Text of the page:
Extended Data Fig. 2 Representative post hoc histology and session distributions of activity of CANE-captured isoflurane-activated CeAGA neurons in response to isoflurane or ketamine.

a, Representative images of CANE-GCaMP6m+ neurons (green) and isoflurane-activated Fos+ neurons (red) and their overlap. Dotted box showing the placement of the GRIN lens in CeA. b, Quantification of the percent colocalization of Iso:Fos&GCaMP6m:GFP/all GCaMP6m (75.45 ± 5.04%) and Iso:Fos&GCaMP6m:GFP/all Fos (50.1 ± 8.70%) (n = 6 animals). Data are mean ± s.e.m. c, Three consecutive representative images of post hoc histology showing optic fiber tract into the CeA from bregma −1.00 mm to −1.16 mm. Optic fiber diameter is 200 µm. d, Session-wise percentage distribution of iso.-sustained and iso.-transient neurons from Fig. 2d. e, Session-wise percentage distribution of ketamine-sustained and ketamine-transient neurons from Fig. 2f. f, g, Session-wise percentage distribution of the isoflurane-activated neurons (f), or the ketamine-activated neurons (g), calculated using four methods calculated based on the ratio between the post- and pre-stimulation (that is anesthetic administration) activity. Cyan, Eff./Eff., mean activity of (post-stim) effective time / mean activity of (pre-stim) effective time. Orange, Mean/Mean, mean activity of all the (post-stim) time /mean activity of all the (pre-stim) time. Yellow, Eff./Mean, mean activity of (post-stim) effective time / mean activity of all the (pre-stim) time. Purple, Eff. time, total (post-stim) effective time. “Effective time” refers to the time points of a neural trace whose intensity is two median absolute deviation above its mean. Only these time points were considered to compute the effective mean. See Methods for details of the 4 methods. Pre-, pre-stimuli, awake state (−4–0 min). Post-, post-stimuli, isoflurane or ketamine (0–20 min).

Extended Data Fig. 3 CANE-captured CeAGA neurons are mostly inhibited by stress.

a, Schematic of CANE captured isoflurane-activated CeAGA neurons followed by a second exposure to restraint stress (left, for Fos expression, right, for calcium imaging). b, Left, representative images of CANEISO-tdTomato neurons (red) and stress-activated Fos+ neurons (green) and their overlap. (n = 3 animals). Right, representative images of isoflurane-only activated Fos+ neurons (green, repeated experiments n = 5 biologically independent samples.) and compared to stress-only activated Fos+ neurons (green, repeated experiments n = 3 biologically independent samples.) in the CeA. c, Heatmap, activity patterns of CANEISO-GCaMP6m captured CeAGA neurons in stress experiment sorted by the average activity during stress period (-8–0 min, pre-stress; 0–8 min, restraint stress; 8 -16 min, post-stress. 282 neurons from 5 mice × 2 trials). A small number of neurons (in the bottom of the heatmap) were activated by stress. d, Example traces of CANEISO-GCaMP6m captured CeAGA neurons in stress experiment showing both stress-inhibited and stress-activated neurons. Norm. intensity: normalized calcium signals rescaled to 0–1. e, Scatter plots of the tracked same neurons based on isoflurane and stress related activity patterns. Each dot is calculated based on effectiveness corrected activity ratio between the post- and pre-stimulus periods for isoflurane-stimulus and stress-stimulus, separately. Corrected ratio, mean activity of (post-) effective time / mean activity of (pre-) effective time. Single dots represent individual neurons in the logarithmic scale coordinates, and the circled dots represent robustly firing neurons, with the maximum intensity of each neuron in the whole duration exceeding a threshold. f, Same plots with isoflurane responses calculated by actively firing time exceeding a threshold (1 min). Active duration, total (post-) effective time of effective moment >1 min. “Effective time” refers to the time points of a neural trace whose intensity is two median absolute deviation above its mean. Only these time points were considered to compute the mean. g, Neuron count summary of e. Left, Neuron count distribution of activity of isoflurane-suppressed neurons during stress. Right, Neural count distribution of activity of isoflurane-activated neurons during stress. h, Neural count distribution of f. Left, marginal count distribution of activity of CANEISO-GCaMP6m captured CeAGA neurons during stress. Right, marginal count distribution of activity of CANEISO-GCaMP6m captured CeAGA neurons during isoflurane GA.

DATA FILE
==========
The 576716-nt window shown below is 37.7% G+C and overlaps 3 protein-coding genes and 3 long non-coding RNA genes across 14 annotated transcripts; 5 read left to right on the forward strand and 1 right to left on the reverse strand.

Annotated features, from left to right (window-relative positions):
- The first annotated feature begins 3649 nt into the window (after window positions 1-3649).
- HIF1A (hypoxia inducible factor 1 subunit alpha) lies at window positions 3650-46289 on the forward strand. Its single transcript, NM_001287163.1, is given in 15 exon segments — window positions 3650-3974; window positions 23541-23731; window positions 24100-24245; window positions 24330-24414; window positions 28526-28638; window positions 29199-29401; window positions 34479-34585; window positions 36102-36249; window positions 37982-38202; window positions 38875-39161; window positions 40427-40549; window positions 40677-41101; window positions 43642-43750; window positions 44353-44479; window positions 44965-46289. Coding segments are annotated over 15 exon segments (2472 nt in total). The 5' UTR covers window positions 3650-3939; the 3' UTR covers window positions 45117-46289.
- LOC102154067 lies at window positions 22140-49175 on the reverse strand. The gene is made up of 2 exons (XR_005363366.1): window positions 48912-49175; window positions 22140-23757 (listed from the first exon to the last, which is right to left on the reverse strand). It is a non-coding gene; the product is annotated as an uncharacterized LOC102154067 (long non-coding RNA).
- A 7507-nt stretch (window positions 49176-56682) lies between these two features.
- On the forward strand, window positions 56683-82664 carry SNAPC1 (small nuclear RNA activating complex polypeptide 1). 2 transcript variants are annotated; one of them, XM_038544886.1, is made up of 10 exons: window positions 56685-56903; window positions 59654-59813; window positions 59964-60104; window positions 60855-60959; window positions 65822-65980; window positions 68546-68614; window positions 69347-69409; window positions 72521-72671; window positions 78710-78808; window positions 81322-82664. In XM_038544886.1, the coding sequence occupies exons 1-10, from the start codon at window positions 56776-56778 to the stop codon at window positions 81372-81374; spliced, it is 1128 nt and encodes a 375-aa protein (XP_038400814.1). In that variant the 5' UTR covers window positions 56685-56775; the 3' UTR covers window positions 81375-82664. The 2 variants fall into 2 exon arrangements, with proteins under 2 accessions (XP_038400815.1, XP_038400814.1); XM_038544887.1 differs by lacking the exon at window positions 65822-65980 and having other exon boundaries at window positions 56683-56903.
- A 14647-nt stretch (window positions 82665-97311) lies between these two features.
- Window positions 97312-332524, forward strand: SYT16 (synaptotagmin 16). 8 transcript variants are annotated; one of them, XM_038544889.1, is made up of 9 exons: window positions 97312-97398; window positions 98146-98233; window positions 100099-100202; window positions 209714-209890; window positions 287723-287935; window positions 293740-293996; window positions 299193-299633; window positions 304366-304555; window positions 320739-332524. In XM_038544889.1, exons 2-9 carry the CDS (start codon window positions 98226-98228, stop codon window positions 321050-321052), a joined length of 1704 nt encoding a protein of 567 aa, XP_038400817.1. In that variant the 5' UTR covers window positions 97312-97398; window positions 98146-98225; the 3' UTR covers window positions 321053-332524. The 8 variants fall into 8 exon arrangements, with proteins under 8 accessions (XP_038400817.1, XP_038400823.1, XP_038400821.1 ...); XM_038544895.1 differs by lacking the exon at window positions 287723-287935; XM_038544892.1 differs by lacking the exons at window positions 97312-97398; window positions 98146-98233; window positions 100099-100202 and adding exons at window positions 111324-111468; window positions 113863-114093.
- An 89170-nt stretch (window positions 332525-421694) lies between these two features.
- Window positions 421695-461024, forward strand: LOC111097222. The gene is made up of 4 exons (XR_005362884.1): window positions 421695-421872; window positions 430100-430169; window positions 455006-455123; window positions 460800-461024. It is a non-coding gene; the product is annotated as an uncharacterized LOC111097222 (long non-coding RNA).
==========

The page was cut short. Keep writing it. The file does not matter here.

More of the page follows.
Extended Data Fig. 4 Manipulation of CeAGA neurons did not induce anxiety-like or fear-like behavior or change the gross brain state.